Lage: Did your mother follow her Catholic upbringing? 

Leopold: Oh, that was wonderful. Ve were all brought up Catholic. 

Lage: Oh, you were? 

Leopold: Oh, yes. All of the children, all five of us, successively, one 
after the other, dropped out of the Catholic church at about the 
same time. About the same age. 

Lage: About what age was that? 

Leopold: About ten or eleven. I found that the little neighborhood 

Catholic church that we went to at Madison, all I can remember is 
they talked about money, how the church needed money. I found it 
very uninspiring, uninteresting, and as a matter of fact, just a 
waste of time. My mother went to church every Sunday, but when 
we'd go hunting on the weekend, my mother would say, "God will 
know that it's more important for you to go out a day with your 
father than to go to Mass, so you go with your father." She went 
to Mass, but that was the way we were taught. 

Lage: Did she object when you all successively dropped out of the 

Leopold: No. Oh, I think she was sorry in a way, but any verbal 

objection, no. As long as we were going out with our father, 
doing something that was interesting outdoors, that was more 

Lage: But she didn't mind when you completely gave up on the church as 
a religion? 

Leopold: If she did, she didn't talk much about it. 

Lage: Did your father ever express any opinion about it? 

Leopold: No. My father was so well read, he knew more about the Bible 
than I ever knew. He never went to church, but he knew a lot 
about religion. Like many things, he didn't say what you should 
or shouldn't do; he simply encouraged you to do what you're going 
to do. So there was really very little discussion about that. 


And then have you followed any organized religion since then? 


Leopold: No. My first wife insisted that my children be brought up in the 
Episcopal church, and indeed my son, who is now a physician, went 
to an Episcopal school, a very good school, a private school, and 
I think got a lot out of it, but has not followed up religion 
since. Although our daughter, I think, has now turned to one of 
the churches, I think an Episcopal church, and apparently gets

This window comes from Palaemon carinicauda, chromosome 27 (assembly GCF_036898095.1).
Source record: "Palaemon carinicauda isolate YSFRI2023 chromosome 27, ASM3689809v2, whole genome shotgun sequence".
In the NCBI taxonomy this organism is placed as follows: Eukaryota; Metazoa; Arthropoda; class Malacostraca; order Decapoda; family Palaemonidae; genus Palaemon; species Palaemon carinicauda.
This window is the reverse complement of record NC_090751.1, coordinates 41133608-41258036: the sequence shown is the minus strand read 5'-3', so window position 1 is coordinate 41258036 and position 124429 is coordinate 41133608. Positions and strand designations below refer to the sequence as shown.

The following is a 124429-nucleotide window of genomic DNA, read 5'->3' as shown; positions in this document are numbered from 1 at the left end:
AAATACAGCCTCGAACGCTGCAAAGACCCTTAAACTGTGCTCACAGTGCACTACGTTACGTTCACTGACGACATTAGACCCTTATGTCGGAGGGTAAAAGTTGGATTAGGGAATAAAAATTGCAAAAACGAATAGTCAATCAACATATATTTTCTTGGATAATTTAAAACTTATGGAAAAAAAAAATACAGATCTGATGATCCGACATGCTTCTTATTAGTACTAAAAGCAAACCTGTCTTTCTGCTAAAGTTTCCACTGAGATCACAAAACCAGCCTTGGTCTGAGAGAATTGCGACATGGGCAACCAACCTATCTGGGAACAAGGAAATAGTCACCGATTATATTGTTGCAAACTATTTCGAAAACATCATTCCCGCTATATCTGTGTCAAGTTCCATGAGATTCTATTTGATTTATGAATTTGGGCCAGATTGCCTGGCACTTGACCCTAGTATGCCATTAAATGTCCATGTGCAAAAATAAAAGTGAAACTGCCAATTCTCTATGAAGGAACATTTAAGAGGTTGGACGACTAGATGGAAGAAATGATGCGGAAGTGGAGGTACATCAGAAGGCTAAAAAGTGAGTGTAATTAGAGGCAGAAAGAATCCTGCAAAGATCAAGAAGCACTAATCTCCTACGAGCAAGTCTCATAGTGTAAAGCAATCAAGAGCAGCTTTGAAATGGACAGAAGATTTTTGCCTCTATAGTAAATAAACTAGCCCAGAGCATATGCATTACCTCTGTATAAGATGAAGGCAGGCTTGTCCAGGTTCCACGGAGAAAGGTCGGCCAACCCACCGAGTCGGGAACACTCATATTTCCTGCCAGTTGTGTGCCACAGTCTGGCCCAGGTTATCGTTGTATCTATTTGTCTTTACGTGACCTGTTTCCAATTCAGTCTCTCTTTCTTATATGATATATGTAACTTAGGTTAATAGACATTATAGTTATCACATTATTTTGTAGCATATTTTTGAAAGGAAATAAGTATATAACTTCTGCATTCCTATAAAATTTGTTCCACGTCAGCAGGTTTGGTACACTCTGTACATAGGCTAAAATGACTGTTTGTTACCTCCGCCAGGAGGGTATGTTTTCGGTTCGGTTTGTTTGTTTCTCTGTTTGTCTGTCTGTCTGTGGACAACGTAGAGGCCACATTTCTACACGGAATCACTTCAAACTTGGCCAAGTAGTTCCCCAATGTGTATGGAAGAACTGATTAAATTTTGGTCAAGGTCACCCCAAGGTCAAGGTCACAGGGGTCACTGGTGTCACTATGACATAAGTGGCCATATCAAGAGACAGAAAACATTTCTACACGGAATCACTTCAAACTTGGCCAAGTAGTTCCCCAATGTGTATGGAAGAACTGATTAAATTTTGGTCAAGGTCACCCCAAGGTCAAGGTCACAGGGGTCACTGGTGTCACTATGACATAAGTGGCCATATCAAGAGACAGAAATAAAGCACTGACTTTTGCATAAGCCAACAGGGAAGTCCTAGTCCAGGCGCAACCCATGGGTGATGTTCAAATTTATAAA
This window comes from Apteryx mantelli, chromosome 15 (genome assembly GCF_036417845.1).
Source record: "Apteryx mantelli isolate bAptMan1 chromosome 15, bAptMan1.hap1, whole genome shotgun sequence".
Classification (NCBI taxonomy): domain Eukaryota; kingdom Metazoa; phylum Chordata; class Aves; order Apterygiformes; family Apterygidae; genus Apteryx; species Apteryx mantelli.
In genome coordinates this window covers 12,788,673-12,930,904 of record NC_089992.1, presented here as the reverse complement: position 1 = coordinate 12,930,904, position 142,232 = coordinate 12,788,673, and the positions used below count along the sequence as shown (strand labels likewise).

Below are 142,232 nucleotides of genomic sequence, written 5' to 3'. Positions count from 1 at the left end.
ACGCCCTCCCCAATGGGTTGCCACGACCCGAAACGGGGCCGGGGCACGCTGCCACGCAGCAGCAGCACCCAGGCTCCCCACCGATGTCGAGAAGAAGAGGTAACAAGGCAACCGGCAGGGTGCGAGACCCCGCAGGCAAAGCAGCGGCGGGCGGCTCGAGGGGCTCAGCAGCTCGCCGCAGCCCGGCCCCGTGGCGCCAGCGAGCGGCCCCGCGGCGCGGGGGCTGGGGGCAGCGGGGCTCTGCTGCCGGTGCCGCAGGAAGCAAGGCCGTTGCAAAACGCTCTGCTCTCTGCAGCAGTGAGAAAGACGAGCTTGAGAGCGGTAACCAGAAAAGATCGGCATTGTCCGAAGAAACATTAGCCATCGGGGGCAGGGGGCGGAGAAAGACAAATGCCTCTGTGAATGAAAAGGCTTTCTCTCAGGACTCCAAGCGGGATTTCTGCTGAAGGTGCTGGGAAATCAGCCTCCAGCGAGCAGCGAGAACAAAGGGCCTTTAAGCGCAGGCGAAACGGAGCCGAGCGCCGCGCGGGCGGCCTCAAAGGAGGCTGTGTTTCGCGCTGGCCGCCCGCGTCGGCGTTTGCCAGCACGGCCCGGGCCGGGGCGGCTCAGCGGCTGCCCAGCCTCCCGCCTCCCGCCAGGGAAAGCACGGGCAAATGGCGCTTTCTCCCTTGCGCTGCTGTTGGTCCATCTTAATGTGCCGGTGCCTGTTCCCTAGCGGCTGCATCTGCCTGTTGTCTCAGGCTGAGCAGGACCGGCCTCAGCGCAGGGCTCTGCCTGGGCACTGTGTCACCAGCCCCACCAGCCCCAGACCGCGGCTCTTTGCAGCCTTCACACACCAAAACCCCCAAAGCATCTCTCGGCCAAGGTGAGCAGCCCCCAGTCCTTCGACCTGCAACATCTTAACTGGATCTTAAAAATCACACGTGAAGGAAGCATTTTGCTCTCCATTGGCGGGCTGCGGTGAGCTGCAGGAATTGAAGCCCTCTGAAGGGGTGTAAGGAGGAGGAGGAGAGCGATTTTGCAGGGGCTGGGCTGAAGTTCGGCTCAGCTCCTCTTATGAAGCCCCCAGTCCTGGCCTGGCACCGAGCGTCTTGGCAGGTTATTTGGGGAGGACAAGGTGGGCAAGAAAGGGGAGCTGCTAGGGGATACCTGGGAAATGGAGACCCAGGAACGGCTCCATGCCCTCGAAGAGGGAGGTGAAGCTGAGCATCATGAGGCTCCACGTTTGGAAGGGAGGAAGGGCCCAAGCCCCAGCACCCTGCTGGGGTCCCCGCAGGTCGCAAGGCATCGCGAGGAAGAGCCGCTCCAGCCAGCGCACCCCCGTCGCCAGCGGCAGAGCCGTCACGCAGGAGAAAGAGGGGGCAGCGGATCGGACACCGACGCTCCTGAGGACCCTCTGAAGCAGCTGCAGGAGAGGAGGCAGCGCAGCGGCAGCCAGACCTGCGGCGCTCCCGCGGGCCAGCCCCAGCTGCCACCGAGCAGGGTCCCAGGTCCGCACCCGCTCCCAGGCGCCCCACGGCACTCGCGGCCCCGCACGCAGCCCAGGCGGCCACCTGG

considerable satisfaction out of it. 

Father's Familv in Burlineton. Iowa 

Lage: Did you have many ties to your father's family in Burlington? 

Leopold: Yes, but I never spent as much time there as I spent in New 

Mexico. You see, what happened in New Mexico was that not only 
did 1 spend several summers there during high school time, but 
then I went there to live after I graduated, and I worked in New 
Mexico. And I've worked in New Mexico all my life. So that I 
saw a lot more of my mother's family than my father's family. 
But the Leopolds were a very remarkable group of people. Very 
remarkable people. Again, it's all been discussed in books, but 
among the things that were important were that all of my father's 
family- -his sister, his two brothers- -were extremely good 

Lage: Oh. I've never seen that in the books. 

Leopold: No. Father was not. And I never played golf. Starker 

apparently played golf for a while, but the idea of being a 
sportsman in the Leopold family was always an important thing. 
These people were good. My Uncle Frederic was shooting the same 
score as his age when he was seventy- five. 

Lage: That's very remarkable. 

Leopold: That same Uncle Frederic, the youngest brother of my father's 
family, became the world expert on one kind of bird, the wood 
duck. Everything that's known about wood ducks, he really 
pioneered. He put up boxes in the family yard and followed the 
life history of these little ducks, and wrote about them 
extensively, and lectured about them, and a lot is known now 
about wood ducks, and he started all that. 

The family, of course, made fine wood furniture. This is a 
Leopold desk [in Luna Leopold's office]. All during the 
Depression, all during the war, no union ever unionized that 
plant. No one was ever fired. They had a very old factory, but 


they turned out beautiful stuff with very happy personnel, 
apparently. The unions tried to unionize it, but apparently the 
two brothers, Frederic and Carl, were very advanced in dealing 
with employees. They had some kind of a benefit system of